Knapp AK, Carroll CJW, Denton EM, La Pierre KJ, Collins SL, Smith MD (2015) Differential sensitivity to regional-scale drought in six central US grasslands. Oecologia, 177, 949–957.

Lloyd J, Farquhar GD (1994) 13C Discrimination during CO₂ Assimilation by the Terrestrial Biosphere. Source: Oecologia, 994, 201–215.

Rossini M, Meroni M, Migliavacca M et al. (2010) High resolution field spectroscopy measurements for estimating gross ecosystem production in a rice field. Agricultural and Forest Meteorology, 150, 1283–1296.

Still CJ, Berry JA, Collatz GJ, DeFries RS (2003) Global distribution of C3 and C4 vegetation: Carbon cycle implications. Global Biogeochemical Cycles, 17, 6-1-6–14.

Suits NS, Denning AS, Berry JA, Still CJ, Kaduk J, Miller JB, Baker IT (2005) Simulation of carbon isotope discrimination of the terrestrial biosphere. Global Biogeochemical Cycles, 19, 1–15.

Wagle P, Zhang Y, Jin C, Xiao X (2016) Comparison of solar-­induced chlorophyll fluorescence , light-use efficiency , and process-based GPP models in maize. Ecological Applications, 26, 1211–1222.


Print Friendly, PDF & Email

1 Comment

  1.   jonesju — April 8, 2018 @ 10:51 pm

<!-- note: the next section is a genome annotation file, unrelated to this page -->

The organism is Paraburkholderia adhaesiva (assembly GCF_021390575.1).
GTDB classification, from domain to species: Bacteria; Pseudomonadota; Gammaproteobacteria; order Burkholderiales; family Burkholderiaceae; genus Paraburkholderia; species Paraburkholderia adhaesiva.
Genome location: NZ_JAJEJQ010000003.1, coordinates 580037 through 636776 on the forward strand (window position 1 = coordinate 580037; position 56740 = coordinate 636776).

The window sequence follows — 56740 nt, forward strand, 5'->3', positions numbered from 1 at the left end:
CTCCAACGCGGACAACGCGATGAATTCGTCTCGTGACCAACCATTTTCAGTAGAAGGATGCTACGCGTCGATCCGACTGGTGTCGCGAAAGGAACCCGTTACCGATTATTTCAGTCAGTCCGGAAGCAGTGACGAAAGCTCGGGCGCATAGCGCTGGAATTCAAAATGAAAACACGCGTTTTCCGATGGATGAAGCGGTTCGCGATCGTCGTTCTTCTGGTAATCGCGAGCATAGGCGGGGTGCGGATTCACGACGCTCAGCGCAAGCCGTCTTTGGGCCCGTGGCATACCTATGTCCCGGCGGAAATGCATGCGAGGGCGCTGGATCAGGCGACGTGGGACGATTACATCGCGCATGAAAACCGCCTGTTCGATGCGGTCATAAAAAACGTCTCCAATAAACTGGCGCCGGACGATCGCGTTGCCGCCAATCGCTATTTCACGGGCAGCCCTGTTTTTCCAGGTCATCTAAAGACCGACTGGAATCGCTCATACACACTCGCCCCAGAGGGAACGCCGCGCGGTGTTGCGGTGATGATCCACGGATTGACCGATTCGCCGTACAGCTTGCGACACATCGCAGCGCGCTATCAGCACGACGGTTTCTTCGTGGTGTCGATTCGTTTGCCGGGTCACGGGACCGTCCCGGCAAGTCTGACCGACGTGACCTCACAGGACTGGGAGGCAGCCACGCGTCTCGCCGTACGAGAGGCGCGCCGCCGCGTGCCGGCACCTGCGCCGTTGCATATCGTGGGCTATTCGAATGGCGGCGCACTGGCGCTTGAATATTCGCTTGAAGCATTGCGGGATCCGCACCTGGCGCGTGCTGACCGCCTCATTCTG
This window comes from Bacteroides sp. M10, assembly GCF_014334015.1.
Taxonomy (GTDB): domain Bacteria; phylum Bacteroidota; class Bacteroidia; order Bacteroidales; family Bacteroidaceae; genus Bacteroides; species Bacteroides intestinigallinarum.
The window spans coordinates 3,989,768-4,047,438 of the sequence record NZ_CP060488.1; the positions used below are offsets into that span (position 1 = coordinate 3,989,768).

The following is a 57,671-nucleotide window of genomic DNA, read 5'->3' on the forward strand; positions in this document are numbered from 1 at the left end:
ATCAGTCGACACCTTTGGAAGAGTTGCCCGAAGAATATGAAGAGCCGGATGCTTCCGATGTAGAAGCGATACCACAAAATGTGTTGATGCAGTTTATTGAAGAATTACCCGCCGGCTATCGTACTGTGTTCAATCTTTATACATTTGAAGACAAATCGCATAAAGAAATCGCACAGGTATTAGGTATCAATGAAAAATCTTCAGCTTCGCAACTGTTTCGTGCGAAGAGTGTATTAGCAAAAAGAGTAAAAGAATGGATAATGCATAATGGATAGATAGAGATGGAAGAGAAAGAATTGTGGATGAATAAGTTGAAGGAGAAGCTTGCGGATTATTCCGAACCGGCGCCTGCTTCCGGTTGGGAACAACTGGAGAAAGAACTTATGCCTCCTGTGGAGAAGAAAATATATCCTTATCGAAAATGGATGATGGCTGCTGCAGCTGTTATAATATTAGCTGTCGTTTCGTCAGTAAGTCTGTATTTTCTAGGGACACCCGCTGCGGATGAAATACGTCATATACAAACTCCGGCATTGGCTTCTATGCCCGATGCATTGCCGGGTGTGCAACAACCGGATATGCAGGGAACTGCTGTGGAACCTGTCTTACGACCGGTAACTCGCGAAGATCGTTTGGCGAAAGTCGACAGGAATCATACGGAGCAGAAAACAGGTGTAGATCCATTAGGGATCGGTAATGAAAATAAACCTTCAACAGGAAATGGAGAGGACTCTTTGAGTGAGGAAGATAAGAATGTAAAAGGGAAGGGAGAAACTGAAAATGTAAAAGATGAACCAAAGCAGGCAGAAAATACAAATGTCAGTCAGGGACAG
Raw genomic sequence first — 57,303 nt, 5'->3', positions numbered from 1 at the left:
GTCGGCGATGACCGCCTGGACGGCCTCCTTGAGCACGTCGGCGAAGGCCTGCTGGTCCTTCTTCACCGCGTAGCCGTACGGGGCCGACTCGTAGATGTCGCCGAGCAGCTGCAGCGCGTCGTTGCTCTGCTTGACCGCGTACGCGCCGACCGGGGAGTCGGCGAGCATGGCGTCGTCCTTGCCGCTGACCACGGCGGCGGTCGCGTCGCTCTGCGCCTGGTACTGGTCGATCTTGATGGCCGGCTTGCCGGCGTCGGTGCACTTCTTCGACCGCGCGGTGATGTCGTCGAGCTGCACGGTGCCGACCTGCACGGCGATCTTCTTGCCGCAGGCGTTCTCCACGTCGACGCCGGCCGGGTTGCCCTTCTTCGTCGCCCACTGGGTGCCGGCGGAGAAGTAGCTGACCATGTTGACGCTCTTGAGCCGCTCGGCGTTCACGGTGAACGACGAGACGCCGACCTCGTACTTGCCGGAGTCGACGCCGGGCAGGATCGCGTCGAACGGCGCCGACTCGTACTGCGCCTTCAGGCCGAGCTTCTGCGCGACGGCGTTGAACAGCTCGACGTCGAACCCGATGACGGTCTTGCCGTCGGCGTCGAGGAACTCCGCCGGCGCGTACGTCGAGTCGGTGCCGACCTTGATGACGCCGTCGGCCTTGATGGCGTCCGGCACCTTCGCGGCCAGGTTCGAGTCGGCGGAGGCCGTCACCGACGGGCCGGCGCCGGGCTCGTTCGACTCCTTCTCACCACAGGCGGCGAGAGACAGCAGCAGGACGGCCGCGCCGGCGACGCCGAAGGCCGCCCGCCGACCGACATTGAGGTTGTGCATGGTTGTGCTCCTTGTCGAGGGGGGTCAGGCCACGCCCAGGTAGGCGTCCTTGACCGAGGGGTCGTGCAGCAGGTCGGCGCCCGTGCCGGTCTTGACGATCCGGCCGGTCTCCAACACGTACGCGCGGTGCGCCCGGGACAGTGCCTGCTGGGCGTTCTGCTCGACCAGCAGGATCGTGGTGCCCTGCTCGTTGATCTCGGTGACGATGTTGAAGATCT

hi Lila,
    Thanks for this helpful description of your spatial problem. If I understand correctly, you have only two point locations in space, but fairly detailed temporal data for each of the two points. So is it fair to say that you have a “temporal problem” i.e. that you are principally interested in comparing/contrasting the shapes of the sets of curves that you showed in Fig. 2? Or is there a spatial element that I am missing?

    regarding what to get started on: If you want to start with analysis of a time series, pick one site (c3 or c4). Then perhaps it might be useful (if you have multiple years of data) to overlay the annual (seasonal) curves for that site for all years on one graph.

RSS feed for comments on this post.

Sorry, the comment form is closed at this time.

© 2019 GEOG 566   Powered by WordPress MU    Hosted by